Documents Obtained by ACLU Show Sexual Abuse of Immigration Detainees Is Widespread National Problem
ACLU of Texas Today Files Federal Lawsuit on Behalf of Women Assaulted at T. Don Hutto Detention Center
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NEW YORK – Documents obtained by the American Civil Liberties Union through the Freedom of Information Act provide a first-ever window into the breadth of the national problem of sexual abuse of detainees in immigration detention facilities. The ACLU is making information from the documents public for the first time today, in concert with the filing by the ACLU of Texas of a federal class-action damages lawsuit on behalf of three immigrant women who were sexually assaulted while in the custody of Immigration and Customs Enforcement (ICE) at the T. Don Hutto Family Residential Center in Taylor, Texas along with numerous others who experienced similar trauma.
Government documents obtained by the ACLU contain nearly 200 allegations of sexual abuse of immigration detainees jailed at detention facilities across the nation since 2007 alone. The documents were obtained from the Department of Homeland Security’s Office of Inspector General, Office of Civil Rights and Civil Liberties and ICE. While the information gleaned from the documents likely does not represent the full scope of the problem given that sexual abuse is notoriously underreported, the documents nonetheless make clear that the sexual abuse of immigration detainees is not an isolated problem limited to a few rogue facilities or to a handful of bad-apple government contractors who staff some of the nation’s immigration jails. According to the documents, while facilities in Texas are the focus of more allegations by far than any other state, sexual abuse allegations have come from nearly every state in the nation that houses an immigration detention facility.
“It is clear there is an urgent need for the government to recognize just how pervasive a problem the sexual abuse of immigration detainees is and take immediate steps to fix the problem and ensure that everyone in the government’s care is protected,” said David Shapiro, staff attorney with the ACLU National Prison Project. “The detainees in immigration detention are a particularly vulnerable population. Even one incident of sexual abuse is one too many.”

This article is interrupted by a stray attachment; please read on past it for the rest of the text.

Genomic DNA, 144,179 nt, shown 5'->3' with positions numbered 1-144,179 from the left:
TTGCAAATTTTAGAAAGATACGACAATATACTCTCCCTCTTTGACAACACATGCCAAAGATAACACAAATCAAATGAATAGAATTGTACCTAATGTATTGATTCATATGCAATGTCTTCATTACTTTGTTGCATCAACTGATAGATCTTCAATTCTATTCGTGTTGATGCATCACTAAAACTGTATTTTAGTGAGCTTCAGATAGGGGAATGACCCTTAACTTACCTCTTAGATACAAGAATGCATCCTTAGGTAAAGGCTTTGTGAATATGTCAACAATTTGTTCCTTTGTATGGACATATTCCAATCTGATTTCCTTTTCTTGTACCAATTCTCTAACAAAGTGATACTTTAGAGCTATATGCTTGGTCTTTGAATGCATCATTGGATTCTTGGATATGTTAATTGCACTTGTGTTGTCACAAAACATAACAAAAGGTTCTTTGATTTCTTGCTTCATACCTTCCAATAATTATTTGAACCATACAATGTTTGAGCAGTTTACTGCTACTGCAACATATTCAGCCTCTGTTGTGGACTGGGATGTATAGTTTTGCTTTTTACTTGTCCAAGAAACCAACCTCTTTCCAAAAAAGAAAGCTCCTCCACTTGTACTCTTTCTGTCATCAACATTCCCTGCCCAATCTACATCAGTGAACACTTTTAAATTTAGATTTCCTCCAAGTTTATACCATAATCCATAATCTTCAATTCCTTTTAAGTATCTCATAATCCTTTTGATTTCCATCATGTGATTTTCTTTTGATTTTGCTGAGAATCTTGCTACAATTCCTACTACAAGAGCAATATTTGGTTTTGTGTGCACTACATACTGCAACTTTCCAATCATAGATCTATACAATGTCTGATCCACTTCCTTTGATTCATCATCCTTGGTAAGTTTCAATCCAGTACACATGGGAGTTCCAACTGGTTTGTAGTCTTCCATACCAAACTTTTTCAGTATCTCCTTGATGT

Defendants named in the ACLU of Texas lawsuit include three ICE officials; Williamson County, Texas; Corrections Corporation of America (CCA), the nation’s largest private prison company that manages the Hutto facility; the former facility administrator for Hutto; and Donald Dunn, a guard who pleaded guilty in state court to three counts of official oppression and two counts of unlawful restraint based on his assaults of five women. Separately, Dunn has been charged with four additional federal counts of criminal violation of civil rights and is awaiting sentencing on two of them.
The three named plaintiffs are identified in the lawsuit as Sarah Doe, Kimberly Doe and Raquel Doe to protect them from further harm. All three were seeking asylum in the United States, fleeing sexual assault and extreme violence in their home countries.
“The fact that these women sought sanctuary in the United States – only to find abuse at the hands of officials they thought would protect them – is wholly inconsistent with America’s self-proclaimed reputation as a beacon of human rights and protector of human dignity,” said Lisa Graybill, legal director for the ACLU of Texas.
The assaults occurred when Dunn alone was transporting women from the Hutto facility to the airport or bus station in nearby Austin. Log books and other documents obtained by the ACLU of Texas indicate that in addition to the seven known occasions on which Dunn is believed to have assaulted a total of nine women, at least 20 different male guards transported at least 44 female detainees alone between December 2008 and May 2010. The lawsuit alleges that ICE, Williamson County and CCA were deliberately indifferent and willfully blind to the fact that Dunn and other employees regularly violated the rule that detainees not be transported without another escort officer of the same gender present.
“Unfortunately, we believe these complaints are just the tip of the iceberg,” said Mark Whitburn, senior staff attorney for the ACLU of Texas. “Government records reveal that since 2007, 185 complaints have been made to the Department of Homeland Security about sexual abuse in ICE custody, 56 of which were from facilities in Texas. Immigrants in detention are uniquely vulnerable to abuse, and those holding them in custody know it. Many do not speak English, many – like our plaintiffs – have fled violence in their home countries and are terrified of being returned. They may not be aware of their rights or they may be afraid to exercise them.”
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